The Tampa Bay Rays, The Kansas City Royals, and The Margin for Error


On December 9th, 2012, the Tampa Bay Rays and Kansas City Royals executed one of the most talked-about trades in baseball in a very long time, with the Rays dealing right-handers James Shields and Wade Davis to Kansas City for top prospects Wil Myers and Jake Odorizzi along with Mike Montgomery and Patrick Leonard. How did it all go down? Ken Rosenthal talked to Royals GM Dayton Moore about just that the other day, and what he said was quite interesting.

"“Moore, using a dry-erase board, ranked all of the Royals’ top prospects by position. And then, after informing those in the room that the Rays would not waver in their demands for right-handers James Shields and Wade Davis, he started erasing names… ‘But guys, how does this farm system look? Still pretty good.'”"

The Royals understood just how big of a gamble they were making trading away the consensus 2012 Minor League Player of the Year in Myers and three other talented prospects. But at the end of the day, they realized their minor league system would be strong even without them and that with the opportunity to contend for the first time in way too long staring them in the face, they had to do the deal. The funny thing about the “dry-erase board” strategy that Moore used, though, was that the Rays would have never done anything like that.

The Royals are going into “win-now mode” this year as they hope to make the postseason for the first time since winning the World Series in 1985. For the Rays, however, there’s no concept of spending heavily in terms of payroll and prospects to take the next step as a team and contend. The Rays gameplan ever since the current ownership led by Stuart Sternberg took over has been to do everything they can to contend in the present while continuously building for the future in an effort to keep their strong performance going even as the names change. The Rays have to prepare for every worst-case scenario that a few poorly-executed signings or trade could cripple them for a long time, so while they’ll always try to make moves to help their team win, they can’t afford to risk it all being overaggressive. They want to win now, but they want to win always, and they understand that something taking a small step back to take two steps forward soon after isn’t selling out but building a foundation for the future. And that is reflected in the way they manage their prospects as well.

The Rays’ basic draft strategy is to go for upside. They understand that the players with the highest potential are quite often the ones the biggest risk, but they also know that they more they have in their system, the more likely one pans out and turns into a superstar. The Rays know their system has a ton of pitching prospects, but they don’t care because you never know what can happen and they have to be ready for anything for each of those prospects and also for sudden developments regarding their major league staff. And while trading away from a surplus like they did with James Shields and Wade Davis can be the right move at times, it hurts them to lose a single piece of the depth knowing that the only way they’ll keep their amazing run of the last five years going is to have contingency plans even for their contingency plans and as many different avenues as possible to provide reinforcements to their major league team.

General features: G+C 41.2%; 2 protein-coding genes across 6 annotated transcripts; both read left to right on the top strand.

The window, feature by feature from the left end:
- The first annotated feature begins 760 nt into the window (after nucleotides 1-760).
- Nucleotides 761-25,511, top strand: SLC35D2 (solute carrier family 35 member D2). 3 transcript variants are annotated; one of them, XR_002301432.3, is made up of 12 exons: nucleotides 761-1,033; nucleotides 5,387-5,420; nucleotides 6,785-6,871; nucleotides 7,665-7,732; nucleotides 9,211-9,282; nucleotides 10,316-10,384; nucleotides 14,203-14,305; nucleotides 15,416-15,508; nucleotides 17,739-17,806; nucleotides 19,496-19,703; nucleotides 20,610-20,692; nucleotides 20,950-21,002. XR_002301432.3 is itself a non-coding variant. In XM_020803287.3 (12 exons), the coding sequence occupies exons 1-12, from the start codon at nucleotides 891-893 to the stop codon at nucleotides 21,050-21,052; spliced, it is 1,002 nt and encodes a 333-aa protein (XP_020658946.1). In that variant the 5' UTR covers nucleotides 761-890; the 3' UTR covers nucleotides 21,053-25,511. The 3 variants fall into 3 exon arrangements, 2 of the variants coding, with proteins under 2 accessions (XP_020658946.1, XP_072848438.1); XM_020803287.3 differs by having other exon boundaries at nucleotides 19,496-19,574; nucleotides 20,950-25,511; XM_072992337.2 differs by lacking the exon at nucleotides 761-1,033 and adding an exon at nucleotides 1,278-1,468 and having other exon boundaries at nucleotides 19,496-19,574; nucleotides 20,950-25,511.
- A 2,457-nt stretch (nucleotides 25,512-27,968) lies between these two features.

Another consideration is something that Marc Topkin wrote about last week, how the Rays have more of a holistic focus on their prospects’ all-around games than a team like the Royals. Why is that? Because even when players don’t even come close to living up to their potential, the Rays need to find ways to turn them into useful utility players and platoon guys because they’re never going to be a team with the ability to splurge even on the little cost it would take to find a few veterans for their bench, and even if they could, they’re better off grooming their minor league players to fill such a role so their money can go elsewhere. The Rays obviously don’t expect Wil Myers to become a utility player, but they also can’t afford to bring him up to the major leagues and learn too much on the job because they’re never going to have the luxury of easing him into action and need to begin contributing in all fashions of the game as soon as he comes up even if it takes him some time to adjust to the major leagues.

Dayton Moore and the Royals understand that their margin of error is completely gone. Their fanbase is restless and they had no choice but to double down on the next few years even while putting the long-term future in question. The Royals know that if they fail, their system isn’t completely shot, but they also can’t worry about that right now as they attempt to complete redefine their ballclub by returning to the postseason. The Rays, meanwhile, even as they get set to battle for the AL East title in 2013 without the most dependable pitcher in their history in their Shields, were more than willing to trade him away in order to get the same margin for error that the Royals were willing to overlook. The Royals could very well be making the right move by dealing away Myers and the other prospects to get Shields and Davis, but the Rays know that even if this year falls short of expectations, their long-term prognosis while remain among the most positive in baseball.